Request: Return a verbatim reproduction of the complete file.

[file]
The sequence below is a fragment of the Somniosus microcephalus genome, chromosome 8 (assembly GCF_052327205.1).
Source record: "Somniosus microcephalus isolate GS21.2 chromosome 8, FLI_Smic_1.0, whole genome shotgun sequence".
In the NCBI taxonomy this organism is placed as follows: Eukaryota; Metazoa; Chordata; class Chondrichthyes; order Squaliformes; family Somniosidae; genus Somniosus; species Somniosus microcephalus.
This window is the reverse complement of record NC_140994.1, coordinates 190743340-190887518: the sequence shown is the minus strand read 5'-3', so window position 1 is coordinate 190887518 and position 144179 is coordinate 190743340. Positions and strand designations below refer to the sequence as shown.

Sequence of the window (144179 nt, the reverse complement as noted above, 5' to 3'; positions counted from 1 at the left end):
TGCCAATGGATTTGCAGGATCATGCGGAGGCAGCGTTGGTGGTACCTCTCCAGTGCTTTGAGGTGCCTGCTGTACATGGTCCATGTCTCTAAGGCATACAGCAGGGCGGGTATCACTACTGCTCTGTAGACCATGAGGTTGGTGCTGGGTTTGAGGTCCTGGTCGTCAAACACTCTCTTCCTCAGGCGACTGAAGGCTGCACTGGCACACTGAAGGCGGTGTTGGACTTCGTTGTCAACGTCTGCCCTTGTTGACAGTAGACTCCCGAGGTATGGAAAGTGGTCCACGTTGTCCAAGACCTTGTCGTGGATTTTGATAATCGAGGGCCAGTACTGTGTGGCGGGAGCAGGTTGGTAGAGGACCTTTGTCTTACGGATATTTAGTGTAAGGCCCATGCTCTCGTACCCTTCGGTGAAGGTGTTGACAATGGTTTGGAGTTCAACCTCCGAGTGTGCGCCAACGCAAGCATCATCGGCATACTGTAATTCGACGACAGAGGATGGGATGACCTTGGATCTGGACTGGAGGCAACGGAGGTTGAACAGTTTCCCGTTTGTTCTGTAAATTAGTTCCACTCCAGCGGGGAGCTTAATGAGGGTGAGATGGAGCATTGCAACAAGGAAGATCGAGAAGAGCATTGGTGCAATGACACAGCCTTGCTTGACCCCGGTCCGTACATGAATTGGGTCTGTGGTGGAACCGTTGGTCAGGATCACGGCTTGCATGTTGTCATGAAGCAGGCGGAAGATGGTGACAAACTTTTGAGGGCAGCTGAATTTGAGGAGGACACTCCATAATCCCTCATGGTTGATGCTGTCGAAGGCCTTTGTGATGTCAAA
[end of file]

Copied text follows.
The sequence below is a fragment of the Somniosus microcephalus genome, chromosome 8 (assembly GCF_052327205.1).
Source record: "Somniosus microcephalus isolate GS21.2 chromosome 8, FLI_Smic_1.0, whole genome shotgun sequence".
In the NCBI taxonomy this organism is placed as follows: Eukaryota; Metazoa; Chordata; class Chondrichthyes; order Squaliformes; family Somniosidae; genus Somniosus; species Somniosus microcephalus.
This window is the reverse complement of record NC_140994.1, coordinates 190743340-190887518: the sequence shown is the minus strand read 5'-3', so window position 1 is coordinate 190887518 and position 144179 is coordinate 190743340. Positions and strand designations below refer to the sequence as shown.

Sequence of the window (144179 nt, the reverse complement as noted above, 5' to 3'; positions counted from 1 at the left end):
TGCCAATGGATTTGCAGGATCATGCGGAGGCAGCGTTGGTGGTACCTCTCCAGTGCTTTGAGGTGCCTGCTGTACATGGTCCATGTCTCTAAGGCATACAGCAGGGCGGGTATCACTACTGCTCTGTAGACCATGAGGTTGGTGCTGGGTTTGAGGTCCTGGTCGTCAAACACTCTCTTCCTCAGGCGACTGAAGGCTGCACTGGCACACTGAAGGCGGTGTTGGACTTCGTTGTCAACGTCTGCCCTTGTTGACAGTAGACTCCCGAGGTATGGAAAGTGGTCCACGTTGTCCAAGACCTTGTCGTGGATTTTGATAATCGAGGGCCAGTACTGTGTGGCGGGAGCAGGTTGGTAGAGGACCTTTGTCTTACGGATATTTAGTGTAAGGCCCATGCTCTCGTACCCTTCGGTGAAGGTGTTGACAATGGTTTGGAGTTCAACCTCCGAGTGTGCGCCAACGCAAGCATCATCGGCATACTGTAATTCGACGACAGAGGATGGGATGACCTTGGATCTGGACTGGAGGCAACGGAGGTTGAACAGTTTCCCGTTTGTTCTGTAAATTAGTTCCACTCCAGCGGGGAGCTTAATGAGGGTGAGATGGAGCATTGCAACAAGGAAGATCGAGAAGAGCATTGGTGCAATGACACAGCCTTGCTTGACCCCGGTCCGTACATGAATTGGGTCTGTGGTGGAACCGTTGGTCAGGATCACGGCTTGCATGTTGTCATGAAGCAGGCGGAAGATGGTGACAAACTTTTGAGGGCAGCTGAATTTGAGGAGGACACTCCATAATCCCTCATGGTTGATGCTGTCGAAGGCCTTTGTGATGTCAAA